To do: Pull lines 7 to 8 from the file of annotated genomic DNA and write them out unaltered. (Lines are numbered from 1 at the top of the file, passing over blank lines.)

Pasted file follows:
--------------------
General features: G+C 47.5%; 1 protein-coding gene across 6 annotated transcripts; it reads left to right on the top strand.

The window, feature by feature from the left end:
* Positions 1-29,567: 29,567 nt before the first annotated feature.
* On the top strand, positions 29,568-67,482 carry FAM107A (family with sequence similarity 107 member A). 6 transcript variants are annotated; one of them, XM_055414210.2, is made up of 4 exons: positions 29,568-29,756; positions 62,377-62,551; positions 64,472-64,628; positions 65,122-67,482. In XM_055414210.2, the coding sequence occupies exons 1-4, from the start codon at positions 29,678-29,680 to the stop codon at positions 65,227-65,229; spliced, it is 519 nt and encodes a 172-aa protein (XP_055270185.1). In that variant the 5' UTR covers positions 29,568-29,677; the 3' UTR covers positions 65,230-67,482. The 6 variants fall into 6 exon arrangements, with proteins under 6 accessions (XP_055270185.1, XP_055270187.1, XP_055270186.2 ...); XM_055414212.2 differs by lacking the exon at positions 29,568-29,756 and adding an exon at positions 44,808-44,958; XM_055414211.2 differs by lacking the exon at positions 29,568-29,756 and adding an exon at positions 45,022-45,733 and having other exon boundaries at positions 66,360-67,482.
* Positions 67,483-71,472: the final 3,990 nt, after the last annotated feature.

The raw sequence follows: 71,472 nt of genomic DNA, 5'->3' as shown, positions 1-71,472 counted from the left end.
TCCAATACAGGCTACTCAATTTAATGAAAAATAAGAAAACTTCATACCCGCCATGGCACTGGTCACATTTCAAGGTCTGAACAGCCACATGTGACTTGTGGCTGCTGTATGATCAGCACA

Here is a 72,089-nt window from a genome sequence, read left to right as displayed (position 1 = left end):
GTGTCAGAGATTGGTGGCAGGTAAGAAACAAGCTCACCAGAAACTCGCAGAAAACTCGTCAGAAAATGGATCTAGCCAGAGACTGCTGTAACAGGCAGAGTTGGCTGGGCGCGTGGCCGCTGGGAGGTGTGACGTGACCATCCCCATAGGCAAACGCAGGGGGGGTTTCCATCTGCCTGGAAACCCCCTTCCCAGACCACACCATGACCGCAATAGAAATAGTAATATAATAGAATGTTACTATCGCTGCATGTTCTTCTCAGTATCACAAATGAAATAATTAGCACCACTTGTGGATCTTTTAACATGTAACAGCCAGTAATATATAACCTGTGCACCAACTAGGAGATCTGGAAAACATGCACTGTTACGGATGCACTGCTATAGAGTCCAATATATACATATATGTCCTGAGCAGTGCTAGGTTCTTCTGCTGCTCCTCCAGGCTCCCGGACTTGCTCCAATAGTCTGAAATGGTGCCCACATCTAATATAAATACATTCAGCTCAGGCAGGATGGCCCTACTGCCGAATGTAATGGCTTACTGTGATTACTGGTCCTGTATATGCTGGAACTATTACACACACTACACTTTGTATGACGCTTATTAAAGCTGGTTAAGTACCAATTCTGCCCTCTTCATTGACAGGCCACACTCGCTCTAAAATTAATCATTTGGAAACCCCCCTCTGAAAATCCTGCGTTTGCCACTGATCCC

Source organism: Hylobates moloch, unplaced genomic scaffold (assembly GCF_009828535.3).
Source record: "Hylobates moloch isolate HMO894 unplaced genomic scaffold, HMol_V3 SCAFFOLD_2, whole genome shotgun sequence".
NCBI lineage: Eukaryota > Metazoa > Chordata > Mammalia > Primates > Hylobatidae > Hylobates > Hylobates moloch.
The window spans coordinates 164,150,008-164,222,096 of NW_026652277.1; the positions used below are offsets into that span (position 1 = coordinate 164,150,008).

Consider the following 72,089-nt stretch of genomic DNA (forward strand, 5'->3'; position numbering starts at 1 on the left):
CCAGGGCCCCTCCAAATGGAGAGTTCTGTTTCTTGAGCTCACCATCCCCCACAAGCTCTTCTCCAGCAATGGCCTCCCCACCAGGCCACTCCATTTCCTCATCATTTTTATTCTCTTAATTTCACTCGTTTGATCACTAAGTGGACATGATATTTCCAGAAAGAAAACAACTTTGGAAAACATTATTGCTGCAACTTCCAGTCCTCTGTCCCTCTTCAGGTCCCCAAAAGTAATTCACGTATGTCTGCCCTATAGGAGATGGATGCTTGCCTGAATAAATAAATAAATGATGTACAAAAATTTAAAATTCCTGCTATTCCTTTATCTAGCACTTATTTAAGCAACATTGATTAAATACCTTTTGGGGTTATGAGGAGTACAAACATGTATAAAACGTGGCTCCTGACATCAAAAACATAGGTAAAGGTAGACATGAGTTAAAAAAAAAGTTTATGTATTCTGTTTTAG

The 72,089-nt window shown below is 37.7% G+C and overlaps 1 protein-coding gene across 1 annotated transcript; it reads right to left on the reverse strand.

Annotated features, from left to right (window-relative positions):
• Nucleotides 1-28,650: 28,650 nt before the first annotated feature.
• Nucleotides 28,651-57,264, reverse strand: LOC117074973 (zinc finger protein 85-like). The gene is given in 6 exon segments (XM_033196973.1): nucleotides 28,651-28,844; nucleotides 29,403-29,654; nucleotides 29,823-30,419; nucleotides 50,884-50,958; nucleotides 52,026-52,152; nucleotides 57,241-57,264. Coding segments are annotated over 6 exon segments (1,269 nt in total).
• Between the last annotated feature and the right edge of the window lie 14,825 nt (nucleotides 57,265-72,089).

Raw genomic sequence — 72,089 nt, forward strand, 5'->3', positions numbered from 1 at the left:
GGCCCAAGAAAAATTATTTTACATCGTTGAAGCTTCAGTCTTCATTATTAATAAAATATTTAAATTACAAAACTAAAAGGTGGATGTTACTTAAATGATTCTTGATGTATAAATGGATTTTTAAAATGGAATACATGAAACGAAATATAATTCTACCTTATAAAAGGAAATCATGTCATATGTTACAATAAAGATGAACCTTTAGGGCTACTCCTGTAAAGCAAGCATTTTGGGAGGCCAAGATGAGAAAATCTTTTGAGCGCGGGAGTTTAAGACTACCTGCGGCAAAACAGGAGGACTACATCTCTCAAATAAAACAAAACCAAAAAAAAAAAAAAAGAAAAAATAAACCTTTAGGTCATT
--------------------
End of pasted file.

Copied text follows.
TCCAATACAGGCTACTCAATTTAATGAAAAATAAGAAAACTTCATACCCGCCATGGCACTGGTCACATTTCAAGGTCTGAACAGCCACATGTGACTTGTGGCTGCTGTATGATCAGCACA

Here is a 72,089-nt window from a genome sequence, read left to right as displayed (position 1 = left end):